Implenia wins large tunnelling project in France: Lot 3 of the Lyon-Turin base tunnel
TELT (Tunnel Euralpin Lyon Turin), the Franco-Italian company responsible for the construction and management of the cross-border section of the new Lyon-Turin rail link, assigned Lot 3 of the 57.5 km long Mont-Cenis base tunnel to a Joint Venture led by Implenia (34%) in partnership with NGE (25%), Itinera (25%) and Rizzani de Eccher (16%). The section runs from the Villard-Clément portal and is about 4 km long. The work includes the transfer of the existing structures (cut-and-cover at Saint-Julien-Montdenis and the associated structures) and the construction of the future structures of the base tunnel. Project duration will be around 4.5 years.
The project is characterised by its complexity, requiring a lot of experience and skills in various civil engineering and tunnelling techniques. The Joint Venture led by Implenia won based on technical optimizations they contributed during the tender phase. They ranked highest in the rating concerning the technical solution, which over-compensated the fact that they were not the cheapest bidder. The legally binding award of the contract is subject to a 10-day appeal period and the white listing procedure.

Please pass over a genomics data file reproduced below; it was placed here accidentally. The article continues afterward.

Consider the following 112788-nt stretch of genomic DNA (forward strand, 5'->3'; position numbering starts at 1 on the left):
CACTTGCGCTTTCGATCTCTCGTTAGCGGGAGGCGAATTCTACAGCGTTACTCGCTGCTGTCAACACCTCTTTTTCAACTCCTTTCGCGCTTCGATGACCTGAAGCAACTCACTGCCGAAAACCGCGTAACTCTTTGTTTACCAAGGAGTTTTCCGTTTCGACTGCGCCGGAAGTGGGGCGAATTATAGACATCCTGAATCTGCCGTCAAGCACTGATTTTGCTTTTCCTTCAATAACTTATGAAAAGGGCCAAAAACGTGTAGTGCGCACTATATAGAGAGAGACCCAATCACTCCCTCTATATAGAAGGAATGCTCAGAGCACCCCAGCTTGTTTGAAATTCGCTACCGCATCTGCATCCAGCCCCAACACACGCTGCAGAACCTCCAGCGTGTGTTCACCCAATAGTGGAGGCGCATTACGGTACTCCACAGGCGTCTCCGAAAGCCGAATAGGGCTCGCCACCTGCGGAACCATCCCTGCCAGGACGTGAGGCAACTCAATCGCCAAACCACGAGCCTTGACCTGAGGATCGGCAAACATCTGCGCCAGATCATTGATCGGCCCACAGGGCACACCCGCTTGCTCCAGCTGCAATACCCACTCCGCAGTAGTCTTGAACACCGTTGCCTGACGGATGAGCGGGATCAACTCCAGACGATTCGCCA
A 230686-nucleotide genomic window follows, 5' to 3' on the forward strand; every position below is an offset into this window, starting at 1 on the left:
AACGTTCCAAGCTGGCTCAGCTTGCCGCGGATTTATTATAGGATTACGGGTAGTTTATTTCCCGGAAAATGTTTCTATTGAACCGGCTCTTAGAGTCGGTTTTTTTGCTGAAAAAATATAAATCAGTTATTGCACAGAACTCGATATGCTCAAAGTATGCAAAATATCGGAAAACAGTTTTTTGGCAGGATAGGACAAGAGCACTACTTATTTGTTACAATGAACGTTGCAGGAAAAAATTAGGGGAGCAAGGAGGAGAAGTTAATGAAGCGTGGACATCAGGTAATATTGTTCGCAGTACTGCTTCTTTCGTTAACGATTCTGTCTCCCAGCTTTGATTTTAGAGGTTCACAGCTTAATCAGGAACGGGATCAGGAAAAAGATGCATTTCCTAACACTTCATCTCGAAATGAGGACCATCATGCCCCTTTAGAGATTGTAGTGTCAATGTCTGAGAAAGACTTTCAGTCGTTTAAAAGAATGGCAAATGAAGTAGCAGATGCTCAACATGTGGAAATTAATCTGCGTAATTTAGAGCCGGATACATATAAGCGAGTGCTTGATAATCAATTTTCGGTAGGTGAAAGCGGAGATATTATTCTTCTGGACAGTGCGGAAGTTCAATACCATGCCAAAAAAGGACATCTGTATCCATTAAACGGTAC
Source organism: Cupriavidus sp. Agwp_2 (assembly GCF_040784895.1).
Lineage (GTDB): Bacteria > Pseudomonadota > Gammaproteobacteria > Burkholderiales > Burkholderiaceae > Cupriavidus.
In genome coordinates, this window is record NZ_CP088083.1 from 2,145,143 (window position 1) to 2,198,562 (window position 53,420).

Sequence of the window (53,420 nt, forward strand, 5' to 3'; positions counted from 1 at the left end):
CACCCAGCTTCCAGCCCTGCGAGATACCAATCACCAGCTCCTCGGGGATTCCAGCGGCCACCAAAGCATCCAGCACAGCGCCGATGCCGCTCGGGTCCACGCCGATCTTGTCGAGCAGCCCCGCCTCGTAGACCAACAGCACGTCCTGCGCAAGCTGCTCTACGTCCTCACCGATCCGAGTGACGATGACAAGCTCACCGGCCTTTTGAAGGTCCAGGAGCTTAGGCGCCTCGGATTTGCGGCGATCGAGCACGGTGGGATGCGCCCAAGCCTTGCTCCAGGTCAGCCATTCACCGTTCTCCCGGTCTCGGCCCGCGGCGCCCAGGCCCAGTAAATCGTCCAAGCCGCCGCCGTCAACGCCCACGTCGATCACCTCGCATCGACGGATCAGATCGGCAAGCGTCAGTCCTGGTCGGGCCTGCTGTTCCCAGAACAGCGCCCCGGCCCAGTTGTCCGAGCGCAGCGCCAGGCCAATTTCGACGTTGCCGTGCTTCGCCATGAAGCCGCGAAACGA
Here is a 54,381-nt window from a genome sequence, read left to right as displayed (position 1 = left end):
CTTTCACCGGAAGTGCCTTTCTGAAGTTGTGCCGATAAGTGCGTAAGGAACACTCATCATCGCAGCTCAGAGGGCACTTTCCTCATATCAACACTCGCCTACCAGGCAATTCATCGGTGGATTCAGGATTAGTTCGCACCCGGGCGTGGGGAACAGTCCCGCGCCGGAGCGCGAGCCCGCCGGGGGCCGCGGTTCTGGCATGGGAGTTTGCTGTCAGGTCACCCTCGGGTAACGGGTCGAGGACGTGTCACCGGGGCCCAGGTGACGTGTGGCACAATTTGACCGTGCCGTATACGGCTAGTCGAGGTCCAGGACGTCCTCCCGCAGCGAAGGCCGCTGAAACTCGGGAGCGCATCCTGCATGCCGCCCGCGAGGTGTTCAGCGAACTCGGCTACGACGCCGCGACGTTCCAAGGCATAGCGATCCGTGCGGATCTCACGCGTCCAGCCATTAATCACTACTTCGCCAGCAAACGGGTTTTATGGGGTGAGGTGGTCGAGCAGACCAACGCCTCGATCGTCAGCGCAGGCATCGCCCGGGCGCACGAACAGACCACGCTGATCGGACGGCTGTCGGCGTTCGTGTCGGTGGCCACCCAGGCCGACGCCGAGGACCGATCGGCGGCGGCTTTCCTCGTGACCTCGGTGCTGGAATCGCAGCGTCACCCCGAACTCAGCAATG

“Implenia is proud to be designing and building such an important part of Europe’s future railway network,” says Erwin Scherer, Global Head Tunnelling at Implenia. “In a project like this we can really demonstrate our great experience in all areas of major infrastructure projects. The assignment also fits well with our strategy of planning and building large and complex tunnelling and related infrastructure projects in various markets.”
Major European mobility project
The cross-border section of the new Lyon-Turin line with the Mont-Cenis base tunnel becomes the central ring of the Mediterranean corridor, one of the nine axes of the European transport network TEN-T (Trans-European Transport Network), which extends over 3,000 km and connects seven European corridors from East to West. It will allow a major shift of transported goods from road to railway with a significant impact on the environment by saving around 40% of energy.